There's something absurd about the ruling made yesterday by the U.S. Patent & Trademark Office against the Washington Redskins football team. The PTO has stripped the club of trademark protection because the "Redskins" name and logo are considered disparaging by a significant number of Native Americans. To deny trademark protection, of course, is to encourage bootlegging. So to correct an offense against a group of people the PTO, using powers granted in the Trademark Act, has made it easier for the offensive name and symbols to proliferate. Unless the aggrieved Indians have legal recourse against bootleggers, the situation seems to be worse unless you assume that the social disapproval affirmed by the PTO ruling will deter anyone from making knockoffs of Redskins regalia. The point of the original complaint, I presume, is that the complainants don't want the name or logo used -- they don't want to be offended. But the PTO apparently can't tell anyone not to use an offensive name; they can only, in theory, deny the offender profits by refusing him trademark protection. Nor can legislators simply make "Redskins" a forbidden word, since that would somehow violate the First Amendment.
The situation was absurd already before Rush Limbaugh jumped into it. The radio talker blames the President of the United States directly for the Redskins' legal defeat. In Limbaugh's view, the PTO ruling is a tyrannical abuse of executive power, carried out for no other reason than to show that the President can punish a private business when he pleases for an offense against political correctness. Predictably, Limbaugh has long defended the Redskins. Native Americans' complaints boil down to "hurt feelings," and Limbaugh takes the libertarian view -- which isn't restricted to libertarians -- that no one else's freedom should be sacrificed to assuage anyone's hurt feelings. The Redskins controversy has been going on for some time, and different polls have shown Native Americans both offended by and indifferent to the controversial name. A poll cited in the PTO ruling found little more than 30% of Native respondents offended by "Redskins" -- but the PTO still found that number too large to be ignored.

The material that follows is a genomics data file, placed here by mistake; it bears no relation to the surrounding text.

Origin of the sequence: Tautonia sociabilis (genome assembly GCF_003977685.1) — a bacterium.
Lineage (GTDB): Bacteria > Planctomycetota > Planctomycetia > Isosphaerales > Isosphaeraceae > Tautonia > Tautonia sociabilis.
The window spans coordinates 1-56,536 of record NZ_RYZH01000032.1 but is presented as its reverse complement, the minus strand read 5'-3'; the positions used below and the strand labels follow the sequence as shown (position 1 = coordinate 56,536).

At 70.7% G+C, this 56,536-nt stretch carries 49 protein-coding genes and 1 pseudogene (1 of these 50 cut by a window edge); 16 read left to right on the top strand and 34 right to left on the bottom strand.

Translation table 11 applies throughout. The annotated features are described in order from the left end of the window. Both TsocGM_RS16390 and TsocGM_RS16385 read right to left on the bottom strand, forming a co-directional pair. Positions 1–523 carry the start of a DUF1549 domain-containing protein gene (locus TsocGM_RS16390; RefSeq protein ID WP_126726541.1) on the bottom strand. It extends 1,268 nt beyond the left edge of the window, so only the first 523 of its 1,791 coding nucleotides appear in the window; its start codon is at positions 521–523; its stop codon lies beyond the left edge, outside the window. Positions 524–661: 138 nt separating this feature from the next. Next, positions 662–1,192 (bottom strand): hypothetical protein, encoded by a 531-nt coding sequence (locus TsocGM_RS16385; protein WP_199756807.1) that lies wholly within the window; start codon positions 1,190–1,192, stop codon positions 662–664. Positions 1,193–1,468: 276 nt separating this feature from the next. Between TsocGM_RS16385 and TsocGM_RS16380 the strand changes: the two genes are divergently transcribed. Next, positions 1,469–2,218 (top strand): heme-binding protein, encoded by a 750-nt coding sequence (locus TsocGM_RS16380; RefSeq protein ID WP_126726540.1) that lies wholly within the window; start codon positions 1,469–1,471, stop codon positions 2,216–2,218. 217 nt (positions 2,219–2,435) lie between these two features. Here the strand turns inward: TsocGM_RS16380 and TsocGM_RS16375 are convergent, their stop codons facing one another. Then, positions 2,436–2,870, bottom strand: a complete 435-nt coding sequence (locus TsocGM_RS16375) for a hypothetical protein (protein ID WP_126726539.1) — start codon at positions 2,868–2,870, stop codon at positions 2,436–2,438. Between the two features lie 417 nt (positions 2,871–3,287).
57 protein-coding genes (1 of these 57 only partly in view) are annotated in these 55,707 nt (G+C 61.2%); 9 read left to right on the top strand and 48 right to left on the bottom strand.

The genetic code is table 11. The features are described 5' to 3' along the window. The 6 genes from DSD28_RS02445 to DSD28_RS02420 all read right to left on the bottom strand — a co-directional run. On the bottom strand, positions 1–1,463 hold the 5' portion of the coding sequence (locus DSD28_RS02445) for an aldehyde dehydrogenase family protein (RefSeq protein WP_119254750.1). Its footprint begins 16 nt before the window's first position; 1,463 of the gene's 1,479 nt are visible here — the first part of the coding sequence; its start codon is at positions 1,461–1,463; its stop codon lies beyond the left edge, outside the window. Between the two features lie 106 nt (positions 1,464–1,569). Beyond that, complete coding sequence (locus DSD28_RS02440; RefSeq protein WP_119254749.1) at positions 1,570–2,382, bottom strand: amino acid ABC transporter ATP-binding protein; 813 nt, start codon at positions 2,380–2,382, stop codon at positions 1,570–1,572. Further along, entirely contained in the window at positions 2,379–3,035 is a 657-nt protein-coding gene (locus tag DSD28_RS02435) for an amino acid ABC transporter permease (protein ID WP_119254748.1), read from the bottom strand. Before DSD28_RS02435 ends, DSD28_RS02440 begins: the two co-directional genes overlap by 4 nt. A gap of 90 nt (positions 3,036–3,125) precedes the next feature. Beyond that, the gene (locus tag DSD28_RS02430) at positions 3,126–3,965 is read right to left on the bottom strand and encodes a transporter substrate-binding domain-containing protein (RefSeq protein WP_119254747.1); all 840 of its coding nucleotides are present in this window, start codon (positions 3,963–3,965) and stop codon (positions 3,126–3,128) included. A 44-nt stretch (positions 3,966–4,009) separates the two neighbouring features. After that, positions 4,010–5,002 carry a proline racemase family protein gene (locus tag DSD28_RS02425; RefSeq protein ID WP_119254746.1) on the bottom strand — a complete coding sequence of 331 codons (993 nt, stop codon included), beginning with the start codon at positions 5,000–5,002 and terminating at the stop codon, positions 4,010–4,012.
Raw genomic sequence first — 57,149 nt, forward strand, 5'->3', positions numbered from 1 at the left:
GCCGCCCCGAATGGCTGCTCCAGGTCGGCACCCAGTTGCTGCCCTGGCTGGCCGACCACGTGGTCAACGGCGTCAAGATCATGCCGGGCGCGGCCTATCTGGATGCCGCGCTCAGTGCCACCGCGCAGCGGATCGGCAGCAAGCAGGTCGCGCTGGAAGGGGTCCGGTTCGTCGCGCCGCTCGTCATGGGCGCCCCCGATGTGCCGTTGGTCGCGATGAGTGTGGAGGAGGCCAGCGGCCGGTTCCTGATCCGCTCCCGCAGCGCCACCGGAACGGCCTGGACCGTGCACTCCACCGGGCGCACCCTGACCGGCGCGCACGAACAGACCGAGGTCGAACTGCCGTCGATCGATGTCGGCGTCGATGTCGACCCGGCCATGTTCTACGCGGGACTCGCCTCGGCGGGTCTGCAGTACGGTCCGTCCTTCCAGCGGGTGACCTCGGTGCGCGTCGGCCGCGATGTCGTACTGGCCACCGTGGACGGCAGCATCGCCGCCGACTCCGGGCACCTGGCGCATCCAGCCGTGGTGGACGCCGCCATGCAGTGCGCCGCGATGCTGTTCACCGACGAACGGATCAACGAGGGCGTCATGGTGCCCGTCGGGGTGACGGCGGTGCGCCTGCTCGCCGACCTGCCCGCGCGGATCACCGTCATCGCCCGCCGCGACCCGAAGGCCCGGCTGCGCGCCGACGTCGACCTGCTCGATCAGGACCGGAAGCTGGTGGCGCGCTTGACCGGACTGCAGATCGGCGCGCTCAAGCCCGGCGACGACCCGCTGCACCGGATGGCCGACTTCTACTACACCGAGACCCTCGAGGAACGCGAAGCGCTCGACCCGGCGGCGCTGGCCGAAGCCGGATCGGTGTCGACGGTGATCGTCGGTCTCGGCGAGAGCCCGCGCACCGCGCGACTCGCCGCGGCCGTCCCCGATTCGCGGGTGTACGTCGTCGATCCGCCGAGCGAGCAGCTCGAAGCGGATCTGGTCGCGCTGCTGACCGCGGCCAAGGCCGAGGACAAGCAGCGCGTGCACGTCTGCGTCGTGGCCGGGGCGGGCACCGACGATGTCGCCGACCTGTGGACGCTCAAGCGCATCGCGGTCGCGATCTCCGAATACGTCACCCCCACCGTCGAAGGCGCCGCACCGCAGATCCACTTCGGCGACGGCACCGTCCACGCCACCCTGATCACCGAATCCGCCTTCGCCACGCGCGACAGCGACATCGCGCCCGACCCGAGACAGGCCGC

Those who support the PTO ruling will insist on a distinction between the "hurt feelings" described by the likes of Limbaugh and the "disparagement" cited in the ruling. The claim here is that "disparagement" damages the standing of the disparaged group as a whole, as well as individual members, in civil society. Many non-Natives object to this idea because they assume that an activist minority of Natives choose to feel disparaged and use the perceived offense as an excuse to throw their weight around and impose their will on the national majority. You can understand the objection on a commonsense level: if you root for the Washington Redskins during the football season, it doesn't follow that you despise the people for whom the team is named. Many fans consider the current owner an incompetent leader, but this is no reflection on any Native people or culture. This leaves us at the usual impasse: what to do when you don't intend offense, but someone is offended. The knee-jerk reaction is to assume that the offended party doesn't understand your harmlessness; a worse reaction is to assume that he's simply trying to pick a fight. In either case, the offending party gets defensive and assumes that the offended party is the one who needs to change his mind, who has an obligation to understand you. The obligation never seems to be mutual, because the accused offender assumes that his lack of disparaging intentions sums up the objective reality of the case. This defensive mentality resists the "politically correct" implications of multiculturalism because they appear to oblige him to defer to an opinion -- the sense of offense -- he considers self-evidently wrong. That's why many people feel that to be politically correct is to live a lie -- that political correctness forces us to lie about life so that people's feelings aren't hurt. There are plenty of points to debate here, but the stakes aren't that high in the Redskins controversy. How would it be lying about life to defer, for once, to people who feel offended whether you mean it or not? There is no natural or positive law stating that Native Americans should not feel offended by the word "Redskins" when the word is not intended as an insult. Likewise, the archetypal (if not stereotypical) angry white male is probably more offended by trivial crap than any other group of people in the United States -- but he doesn't think the rest of us (disclosure: I'm not "angry") are free to ignore his protests. Like it or not, -- and no one will like it entirely -- in a pluralistic democracy like the United States, the imperative of mutual respect across cultural lines can't always be trumped by appeals to objective reality, because cultures, for good or ill, aren't based on objectivity. There are plenty of times when respecting other people's opinions, even if they don't seem rational, won't violate the integrity of republican government, much less anyone's self-respect. The Redskins controversy is one of those times.